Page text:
Gamma family puts plot_nonlinear upside down


I’m fitting a smooth, using stan_gamm4, to all positive data and have played around a fair bit with different data transformations and families. From my trials it seems like the Gamma family is best suited for my data unless I want to log transform the data and run it with the gaussian family (inverse.gaussian is a decent fit to untransformed data as well, but worse than Gamma and seems to take longer to fit). If I can avoid transformations then I would prefer that.
However, when I use plot_nonlinear function, the smooth from the Gamma model comes out upside down relative to the plot of the log transformed model smooth. Why is that and can it somehow be corrected? Does it have to do with the link function (1/mu^2) for Gamma?

I’ve uploaded some dummy/example data that works for demonstrating the issue (8.0 KB)

example.gamma <- stan_gamm4(y ~ s(x, bs = 'ts'), 
                            data =, family = Gamma(), 
                            warmup = 1000, iter = 3000, thin = 3, chains = 4, cores = 4,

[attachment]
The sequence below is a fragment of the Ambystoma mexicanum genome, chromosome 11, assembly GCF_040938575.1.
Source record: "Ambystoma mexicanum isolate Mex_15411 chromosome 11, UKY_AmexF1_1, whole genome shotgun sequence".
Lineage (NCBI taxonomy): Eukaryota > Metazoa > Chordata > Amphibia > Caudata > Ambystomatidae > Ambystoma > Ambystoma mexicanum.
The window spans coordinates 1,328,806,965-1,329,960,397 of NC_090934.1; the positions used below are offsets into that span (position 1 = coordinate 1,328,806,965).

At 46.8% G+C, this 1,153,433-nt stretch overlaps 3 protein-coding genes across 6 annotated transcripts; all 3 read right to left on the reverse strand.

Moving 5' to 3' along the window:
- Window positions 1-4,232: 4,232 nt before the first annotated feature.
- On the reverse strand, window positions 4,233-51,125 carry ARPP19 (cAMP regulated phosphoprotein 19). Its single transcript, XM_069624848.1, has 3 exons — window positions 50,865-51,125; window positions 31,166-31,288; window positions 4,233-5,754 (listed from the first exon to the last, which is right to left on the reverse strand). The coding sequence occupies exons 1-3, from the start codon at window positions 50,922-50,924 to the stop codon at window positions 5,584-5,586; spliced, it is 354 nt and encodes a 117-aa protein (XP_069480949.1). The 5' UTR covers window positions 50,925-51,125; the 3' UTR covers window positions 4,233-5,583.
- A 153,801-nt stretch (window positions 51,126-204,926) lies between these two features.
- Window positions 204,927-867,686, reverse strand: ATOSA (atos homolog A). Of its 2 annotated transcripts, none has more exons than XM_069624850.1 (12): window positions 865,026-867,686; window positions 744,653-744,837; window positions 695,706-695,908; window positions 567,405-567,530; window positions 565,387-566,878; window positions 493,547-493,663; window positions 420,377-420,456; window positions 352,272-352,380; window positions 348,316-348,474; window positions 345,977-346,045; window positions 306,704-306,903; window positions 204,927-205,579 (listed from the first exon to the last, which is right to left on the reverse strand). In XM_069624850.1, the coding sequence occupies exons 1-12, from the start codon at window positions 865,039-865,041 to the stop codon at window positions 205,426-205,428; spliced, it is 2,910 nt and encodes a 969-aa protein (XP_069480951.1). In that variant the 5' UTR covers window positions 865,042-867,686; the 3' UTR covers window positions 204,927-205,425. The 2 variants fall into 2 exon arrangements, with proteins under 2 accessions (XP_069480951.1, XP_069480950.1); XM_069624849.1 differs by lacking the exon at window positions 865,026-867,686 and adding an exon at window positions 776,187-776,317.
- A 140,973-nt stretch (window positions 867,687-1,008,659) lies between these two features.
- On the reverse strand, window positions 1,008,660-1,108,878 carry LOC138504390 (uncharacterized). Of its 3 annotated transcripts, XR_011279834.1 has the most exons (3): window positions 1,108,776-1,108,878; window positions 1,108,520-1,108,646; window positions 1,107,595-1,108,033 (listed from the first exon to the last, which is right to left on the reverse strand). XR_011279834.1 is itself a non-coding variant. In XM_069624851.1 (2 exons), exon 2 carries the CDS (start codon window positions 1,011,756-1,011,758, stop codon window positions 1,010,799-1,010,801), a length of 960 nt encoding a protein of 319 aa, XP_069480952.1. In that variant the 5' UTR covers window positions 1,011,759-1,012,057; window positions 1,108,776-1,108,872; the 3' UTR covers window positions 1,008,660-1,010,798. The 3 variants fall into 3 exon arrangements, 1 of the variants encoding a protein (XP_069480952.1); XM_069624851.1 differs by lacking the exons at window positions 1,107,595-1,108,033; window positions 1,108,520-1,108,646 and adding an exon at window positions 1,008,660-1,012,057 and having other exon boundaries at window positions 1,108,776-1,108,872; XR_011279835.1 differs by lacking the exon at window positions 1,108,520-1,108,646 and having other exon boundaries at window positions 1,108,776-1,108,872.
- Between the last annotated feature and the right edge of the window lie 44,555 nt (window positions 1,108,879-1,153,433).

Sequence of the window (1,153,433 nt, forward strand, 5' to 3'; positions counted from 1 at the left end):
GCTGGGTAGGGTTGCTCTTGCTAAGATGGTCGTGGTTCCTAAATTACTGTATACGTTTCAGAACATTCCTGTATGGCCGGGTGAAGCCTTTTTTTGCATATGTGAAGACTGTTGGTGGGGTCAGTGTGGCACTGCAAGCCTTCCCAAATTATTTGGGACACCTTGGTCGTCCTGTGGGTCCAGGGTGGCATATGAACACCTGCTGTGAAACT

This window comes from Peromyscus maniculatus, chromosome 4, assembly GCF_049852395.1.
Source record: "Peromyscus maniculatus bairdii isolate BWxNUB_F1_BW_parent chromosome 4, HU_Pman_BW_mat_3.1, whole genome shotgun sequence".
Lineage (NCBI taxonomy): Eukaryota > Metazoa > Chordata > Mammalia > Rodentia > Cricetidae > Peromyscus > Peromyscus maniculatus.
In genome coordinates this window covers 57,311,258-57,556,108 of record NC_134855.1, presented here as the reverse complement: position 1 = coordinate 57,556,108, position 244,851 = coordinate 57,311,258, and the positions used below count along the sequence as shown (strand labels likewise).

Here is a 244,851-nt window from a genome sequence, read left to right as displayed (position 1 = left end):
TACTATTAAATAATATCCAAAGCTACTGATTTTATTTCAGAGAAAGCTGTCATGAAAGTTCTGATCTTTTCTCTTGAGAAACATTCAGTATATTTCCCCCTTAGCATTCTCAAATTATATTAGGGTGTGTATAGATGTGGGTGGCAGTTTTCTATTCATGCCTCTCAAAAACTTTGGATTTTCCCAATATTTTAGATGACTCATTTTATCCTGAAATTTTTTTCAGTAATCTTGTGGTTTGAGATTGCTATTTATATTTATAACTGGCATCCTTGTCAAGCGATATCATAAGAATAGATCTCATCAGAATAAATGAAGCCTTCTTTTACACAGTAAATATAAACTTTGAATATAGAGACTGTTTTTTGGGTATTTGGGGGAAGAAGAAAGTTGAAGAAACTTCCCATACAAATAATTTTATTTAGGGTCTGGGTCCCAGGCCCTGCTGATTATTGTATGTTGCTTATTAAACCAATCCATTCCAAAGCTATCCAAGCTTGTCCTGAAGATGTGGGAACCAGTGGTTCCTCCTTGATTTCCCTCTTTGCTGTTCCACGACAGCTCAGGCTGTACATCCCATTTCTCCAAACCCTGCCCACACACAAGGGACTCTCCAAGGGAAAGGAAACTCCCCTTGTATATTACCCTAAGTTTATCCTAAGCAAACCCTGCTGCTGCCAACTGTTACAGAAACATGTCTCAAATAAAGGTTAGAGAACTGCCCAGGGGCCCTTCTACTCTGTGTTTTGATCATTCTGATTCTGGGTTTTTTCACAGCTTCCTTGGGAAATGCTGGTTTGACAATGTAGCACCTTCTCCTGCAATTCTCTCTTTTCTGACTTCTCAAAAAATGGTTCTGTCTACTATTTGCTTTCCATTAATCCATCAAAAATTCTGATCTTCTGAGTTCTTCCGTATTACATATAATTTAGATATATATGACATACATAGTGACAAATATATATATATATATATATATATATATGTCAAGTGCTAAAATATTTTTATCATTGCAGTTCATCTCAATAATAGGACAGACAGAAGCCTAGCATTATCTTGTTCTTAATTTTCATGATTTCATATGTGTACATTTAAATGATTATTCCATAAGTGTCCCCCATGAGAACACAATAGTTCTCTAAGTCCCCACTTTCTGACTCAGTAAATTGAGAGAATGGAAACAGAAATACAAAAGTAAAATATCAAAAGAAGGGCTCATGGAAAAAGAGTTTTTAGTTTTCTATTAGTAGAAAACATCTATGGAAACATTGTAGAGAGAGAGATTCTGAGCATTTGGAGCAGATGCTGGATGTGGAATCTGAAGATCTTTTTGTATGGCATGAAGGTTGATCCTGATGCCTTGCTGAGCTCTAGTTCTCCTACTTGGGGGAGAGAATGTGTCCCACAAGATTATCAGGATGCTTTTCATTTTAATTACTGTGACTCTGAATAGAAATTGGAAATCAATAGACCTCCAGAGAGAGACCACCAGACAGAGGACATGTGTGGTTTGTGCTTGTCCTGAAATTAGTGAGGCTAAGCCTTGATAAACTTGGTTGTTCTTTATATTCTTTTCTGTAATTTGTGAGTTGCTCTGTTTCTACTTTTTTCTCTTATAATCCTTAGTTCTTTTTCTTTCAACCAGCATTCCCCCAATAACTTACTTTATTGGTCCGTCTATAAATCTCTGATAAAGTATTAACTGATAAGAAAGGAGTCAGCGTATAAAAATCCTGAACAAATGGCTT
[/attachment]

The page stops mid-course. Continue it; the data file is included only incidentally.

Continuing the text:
adapt_delta = 0.99)$ylog <- log($y)
example.gaussian <- stan_gamm4(ylog ~ s(x, bs = 'ts'), 
                               data =, family = gaussian(), 
                               warmup = 1000, iter = 3000, thin = 3, chains = 4, cores = 4, 
                               adapt_delta = 0.99)

plot_nonlinear(example.gamma, smooths = 's(x)')
plot_nonlinear(example.gaussian, smooths = 's(x)')

Windows 10
rstanarm 2.32.1

Both conditional smooth plots are showing what you’re asking for, so there’s nothing you need to correct. You’re right that the “flipped” direction of the conditional smooth function is because of the differences in the link functions used in your two models.

Your first model uses Gamma(link = "inverse") (the default). Remember that the inverse link is a decreasing function of the (smooth) predictor—bigger values on the link scale imply smaller values on the natural scale of the response. In contrast, the identity link in your second model (i.e., gaussian(link = "identity")) is an increasing function of the predictor. The same increasing property would hold if you had used, for example, Gamma(link = "log").

Like your last question, I definitely recommend incorporating posterior expectation/prediction plots into your post-fitting routine. Dissecting out individual terms is an important part of model interrogation, but their net impact on the natural response scale gets very difficult to infer in isolation from a complex model (smooths, non-identity link functions, etc.).

Close, but not quite. Drop the square on the expected value in the denominator. 1/E[Y]=X\beta in typical regression notation.

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